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Will losing Andy Levitre hurt our offensive line?


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Nah. Think the FO already foresaw something like this happening and that's one of the reasons they went out and signed Carpenter and Brown which IMO is a pretty good upgrade.

Plus i believe both Linestorm and McGary will get PLENTY of game time, and if they can start to come on even a little midway through the season (hopeful) I can see us having a really good line barring injury.

 

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He wasn't under contract any longer after last season & on top of it his shoulder is toast.

Pretty sure he's not retiring because he wants to, but rather because his shoulder is so bad he's being forced into retirement.

With that in mind, he would not have even been an option as depth.

So unless you have a time machine to 3 years ago when he was still healthy enough to play, losing him should not have much effect at all on this team moving forward.

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He's retired so he is not an option.

Given no one wanted to sign him, if the team thought he could play, they could have got him very cheap as a back up. Obviously they thought bringing in Brown and Carpenter made more sense.

I think between those two and Lindstrom, we won't be thinking at some stage "I wish Levitre was still here".

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As others have discussed...Pretty much 2017 and 2018 years saw our offense bottom out each time after he got hurt.

So, we've already lost him 2 years in a row and it hurt our OL.

Therefore, this is why we got 3 OGs since we had to let him walk.

Hopefully, this will ensure both his departure at LG and the RG situation post-Wes failure are fixed 100%; as Andy wasn't going to be re-signed and Fusco had that nasty ankle injury/got released after we secured enough OG talent.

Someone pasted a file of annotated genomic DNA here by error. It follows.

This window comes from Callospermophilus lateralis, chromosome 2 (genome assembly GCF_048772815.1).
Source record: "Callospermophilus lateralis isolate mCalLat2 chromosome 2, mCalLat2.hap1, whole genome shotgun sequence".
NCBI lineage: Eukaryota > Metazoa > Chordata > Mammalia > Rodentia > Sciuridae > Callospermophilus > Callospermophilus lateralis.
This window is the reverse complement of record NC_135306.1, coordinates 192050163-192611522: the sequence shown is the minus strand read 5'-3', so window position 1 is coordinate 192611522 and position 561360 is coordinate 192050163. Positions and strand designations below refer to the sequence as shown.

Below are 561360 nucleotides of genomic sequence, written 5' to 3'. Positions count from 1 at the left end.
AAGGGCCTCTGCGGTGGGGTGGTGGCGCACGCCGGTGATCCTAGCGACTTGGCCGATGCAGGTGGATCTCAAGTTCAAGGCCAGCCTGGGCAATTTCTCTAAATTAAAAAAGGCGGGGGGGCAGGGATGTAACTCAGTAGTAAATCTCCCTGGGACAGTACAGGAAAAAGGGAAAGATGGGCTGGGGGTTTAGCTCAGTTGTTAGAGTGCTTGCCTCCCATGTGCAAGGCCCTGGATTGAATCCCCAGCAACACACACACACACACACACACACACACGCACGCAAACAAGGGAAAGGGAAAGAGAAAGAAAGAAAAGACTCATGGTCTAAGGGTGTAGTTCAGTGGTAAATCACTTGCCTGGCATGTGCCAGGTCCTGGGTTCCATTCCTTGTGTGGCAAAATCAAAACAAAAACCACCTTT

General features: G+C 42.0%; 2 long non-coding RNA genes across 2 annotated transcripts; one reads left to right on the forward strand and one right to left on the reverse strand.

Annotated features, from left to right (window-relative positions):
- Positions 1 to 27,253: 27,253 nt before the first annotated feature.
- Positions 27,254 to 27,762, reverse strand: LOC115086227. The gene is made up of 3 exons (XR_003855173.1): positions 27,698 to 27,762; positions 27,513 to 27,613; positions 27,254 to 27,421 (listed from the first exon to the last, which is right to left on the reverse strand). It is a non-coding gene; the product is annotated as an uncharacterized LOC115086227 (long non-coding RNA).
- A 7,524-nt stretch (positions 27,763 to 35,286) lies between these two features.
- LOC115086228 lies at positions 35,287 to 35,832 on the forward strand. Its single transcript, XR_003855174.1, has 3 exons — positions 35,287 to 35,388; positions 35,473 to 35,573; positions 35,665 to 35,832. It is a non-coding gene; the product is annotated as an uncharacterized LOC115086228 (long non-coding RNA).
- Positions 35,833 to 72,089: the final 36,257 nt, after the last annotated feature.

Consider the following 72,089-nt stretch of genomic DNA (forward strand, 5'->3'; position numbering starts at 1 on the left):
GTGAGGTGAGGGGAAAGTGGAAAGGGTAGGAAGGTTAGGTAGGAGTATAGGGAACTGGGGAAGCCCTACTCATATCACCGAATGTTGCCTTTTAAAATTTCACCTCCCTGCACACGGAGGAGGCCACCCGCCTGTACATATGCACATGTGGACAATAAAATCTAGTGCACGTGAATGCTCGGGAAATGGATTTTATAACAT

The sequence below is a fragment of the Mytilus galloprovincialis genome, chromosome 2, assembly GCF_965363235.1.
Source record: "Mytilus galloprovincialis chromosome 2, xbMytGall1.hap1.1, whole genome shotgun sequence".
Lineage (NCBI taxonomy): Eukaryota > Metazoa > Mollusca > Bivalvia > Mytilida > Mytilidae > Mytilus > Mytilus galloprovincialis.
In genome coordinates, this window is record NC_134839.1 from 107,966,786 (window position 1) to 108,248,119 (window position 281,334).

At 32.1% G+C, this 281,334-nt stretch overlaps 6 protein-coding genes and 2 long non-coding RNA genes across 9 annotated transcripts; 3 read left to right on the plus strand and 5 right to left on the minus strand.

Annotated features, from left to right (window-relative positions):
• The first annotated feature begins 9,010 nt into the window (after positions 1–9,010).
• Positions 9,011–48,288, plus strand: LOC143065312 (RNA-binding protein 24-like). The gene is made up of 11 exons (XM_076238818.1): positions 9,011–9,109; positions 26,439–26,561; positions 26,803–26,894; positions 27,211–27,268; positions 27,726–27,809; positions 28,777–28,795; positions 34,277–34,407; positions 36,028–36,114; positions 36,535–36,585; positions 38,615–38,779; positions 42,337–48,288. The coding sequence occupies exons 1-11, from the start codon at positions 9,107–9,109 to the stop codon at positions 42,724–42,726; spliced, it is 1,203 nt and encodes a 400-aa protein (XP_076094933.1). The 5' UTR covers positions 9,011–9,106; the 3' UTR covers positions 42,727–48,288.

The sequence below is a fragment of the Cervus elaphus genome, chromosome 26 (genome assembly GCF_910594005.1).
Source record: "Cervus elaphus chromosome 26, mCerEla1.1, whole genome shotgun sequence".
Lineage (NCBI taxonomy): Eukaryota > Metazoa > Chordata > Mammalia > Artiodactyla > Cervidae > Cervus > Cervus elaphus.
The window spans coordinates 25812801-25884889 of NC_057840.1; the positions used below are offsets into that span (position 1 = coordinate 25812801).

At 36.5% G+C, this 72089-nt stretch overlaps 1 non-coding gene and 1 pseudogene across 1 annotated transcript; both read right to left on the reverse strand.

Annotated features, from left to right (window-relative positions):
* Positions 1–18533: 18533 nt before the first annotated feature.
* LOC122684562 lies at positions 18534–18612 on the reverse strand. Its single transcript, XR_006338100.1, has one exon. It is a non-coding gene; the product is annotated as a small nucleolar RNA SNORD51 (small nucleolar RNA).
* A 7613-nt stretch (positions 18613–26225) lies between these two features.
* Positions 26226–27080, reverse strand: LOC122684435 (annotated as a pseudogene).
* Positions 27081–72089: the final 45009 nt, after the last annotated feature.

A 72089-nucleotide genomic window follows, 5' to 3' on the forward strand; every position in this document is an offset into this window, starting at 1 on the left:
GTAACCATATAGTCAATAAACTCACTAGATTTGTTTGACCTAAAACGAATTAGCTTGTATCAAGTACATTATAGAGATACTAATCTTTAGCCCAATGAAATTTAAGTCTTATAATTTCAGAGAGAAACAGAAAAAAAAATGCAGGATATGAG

Thankfully, we won't be factoring in Wes as a starter candidate again. :tiphat:

Edited by Ergo Proxy
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2 hours ago, Falcons Fan MVP said:

Do you think Andy Levitre retiring will hurt our offensive line? It would have been nice to get another year or 2 out of him as a backup while our new guys and free agents adjust. Perhaps he would have gotten cut anyways. Your thoughts?

Here is the thing with LG  Levitre. He was able to play at a high level for our zone blocking scheme, especially  in 2016 when we had  Shanny calling the plays. But he had limitations.

He had great vision, was smart, functional strength, could get out and block at second level, quick off the ball.  

But when defenses knew what we were going to do, in short yardage, goal line, and 3rd and long, Levitre was below average. He was only 6’2” , 303lbs which is smallish for a LG, had  marginal upper body strength, short arms, not a lot of pop, wasn’t going to push anyone around or blow them off the ball. 

Im really glad we signed a couple of much larger veteran  OGs, one of which will start at LG this year.  Carpenter is 6’5” and 321lbs, but Jamon Brown is more likely to start at LG and he is 6’4” and 340lbs.

On the other side in 2016, we had the 6’3” 303lb Chris Chester playing RG, but Chester was 33 years old and had lost a lot of his strength, which was only average even in his prime.  

In 2018, we have RG  Chris Lindstrom is 6’4” and 308lbs, but he is strong and has a ton of pop. He had the explosive strength to push defenders around at times, and to hold his ground. 

In short, at LG we may lose a little mobility and second level run blocking, but we gain in strength, short yardage and being able to hold a pocket against bull rushers. At RG we got a whole lot better, way better than 33 year old Chester.

The mans 2019 OL will probably be the best OL Ryan has ever had. Wildcard will be RT. 

 

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4 minutes ago, Cole World said:

Yes Levitre was a good run blocker but you’ll be be surprised how well Brown and LIndstrom will be. 

Levitre was a top 10 Guard for 3 years.  Lindstrom may get there in a year or two...Brown would have to become a completely different player to reach top -10.  Not saying it won’t happen, but it seems unlikely

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24 minutes ago, gazoo said:

Here is the thing with LG  Levitre. He was able to play at a high level for our zone blocking scheme, especially  in 2016 when we had  Shanny calling the plays. But he had limitations.

He had great vision, was smart, functional strength, could get out and block at second level, quick off the ball.